Voice of the People
U.S. has a moral responsibility to intervene in Syria
On Aug. 21, a number of eastern suburbs of Damascus, the capital of Syria, were bombarded by rockets containing a chemical agent. Over 1,400 were killed, nearly a third of the victims children, and many more were injured. The use of such weapons of mass destruction have been regulated since the peace treaty which ended World War I back in 1919.
President Obama is debating a military retaliation against the Syrian regime, which has violated all international norms regarding the use of such weapons. Our country is divided on the question, as is the international community.
However, we have a moral responsibility, partly because we are a rich and powerful country, and partly because we have certain moral values which define us as a nation.
Our record is mixed. We failed to help end the genocide in Europe in the 1930s and early 1940s; in Cambodia in the mid-1970s; in Rwanda in 1994, for example. But we did intervene, under President Clinton, in Kosovo in 1998.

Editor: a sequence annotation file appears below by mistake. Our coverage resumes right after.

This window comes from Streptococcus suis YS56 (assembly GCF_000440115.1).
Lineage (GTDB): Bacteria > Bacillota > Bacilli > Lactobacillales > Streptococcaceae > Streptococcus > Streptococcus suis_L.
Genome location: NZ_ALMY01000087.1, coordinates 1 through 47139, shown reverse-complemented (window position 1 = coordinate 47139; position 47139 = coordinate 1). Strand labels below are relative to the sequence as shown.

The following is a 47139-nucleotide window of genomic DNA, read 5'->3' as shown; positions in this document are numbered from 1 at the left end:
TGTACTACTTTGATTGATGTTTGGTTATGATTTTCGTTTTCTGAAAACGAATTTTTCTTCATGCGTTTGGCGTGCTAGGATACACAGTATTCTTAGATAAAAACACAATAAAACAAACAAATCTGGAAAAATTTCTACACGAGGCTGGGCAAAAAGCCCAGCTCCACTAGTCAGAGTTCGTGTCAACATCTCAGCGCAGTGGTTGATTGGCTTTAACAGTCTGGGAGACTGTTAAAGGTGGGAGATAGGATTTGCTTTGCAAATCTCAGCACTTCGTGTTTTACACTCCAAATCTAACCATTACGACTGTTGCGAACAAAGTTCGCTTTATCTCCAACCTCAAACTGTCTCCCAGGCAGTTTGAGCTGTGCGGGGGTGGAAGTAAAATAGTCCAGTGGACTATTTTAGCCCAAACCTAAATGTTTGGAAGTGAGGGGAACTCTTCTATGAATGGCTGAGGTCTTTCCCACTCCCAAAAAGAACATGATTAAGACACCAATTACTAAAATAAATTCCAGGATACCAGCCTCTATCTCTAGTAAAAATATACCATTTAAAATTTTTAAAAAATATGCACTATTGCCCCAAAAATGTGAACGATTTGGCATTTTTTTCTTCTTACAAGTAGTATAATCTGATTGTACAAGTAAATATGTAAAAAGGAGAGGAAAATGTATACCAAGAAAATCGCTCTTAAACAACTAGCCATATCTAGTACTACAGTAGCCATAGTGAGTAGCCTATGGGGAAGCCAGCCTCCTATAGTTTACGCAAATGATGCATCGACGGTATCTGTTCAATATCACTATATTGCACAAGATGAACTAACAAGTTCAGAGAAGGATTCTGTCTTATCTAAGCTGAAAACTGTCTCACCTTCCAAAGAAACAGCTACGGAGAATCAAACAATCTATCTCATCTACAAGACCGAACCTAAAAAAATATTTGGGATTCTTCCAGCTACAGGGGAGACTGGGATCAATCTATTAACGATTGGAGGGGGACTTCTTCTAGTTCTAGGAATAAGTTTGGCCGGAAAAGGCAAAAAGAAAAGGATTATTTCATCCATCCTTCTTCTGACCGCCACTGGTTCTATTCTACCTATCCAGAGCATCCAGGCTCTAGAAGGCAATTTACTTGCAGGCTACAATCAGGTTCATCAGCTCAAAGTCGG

Today's debate is clouded by President George W. Bush's invasion of Iraq in 2003, an intervention based on faulty intelligence (e.g., weapons of mass destruction and links to al-Qaeda, neither of which were true), more driven by his cronies in office and his desire to avenge his father's failures. The result were two wars with great loss of lives for our soldiers, and even more injuries, and a drain on our treasury.
Bush poisoned the well of public and international opinion when it comes to reacting to atrocities. In this present case, it is real, documented, and the perpetrators should be punished. Bashar al-Assad is now in the same company as Adolph Hitler, Pol Pot, and the MRND in Rwanda.
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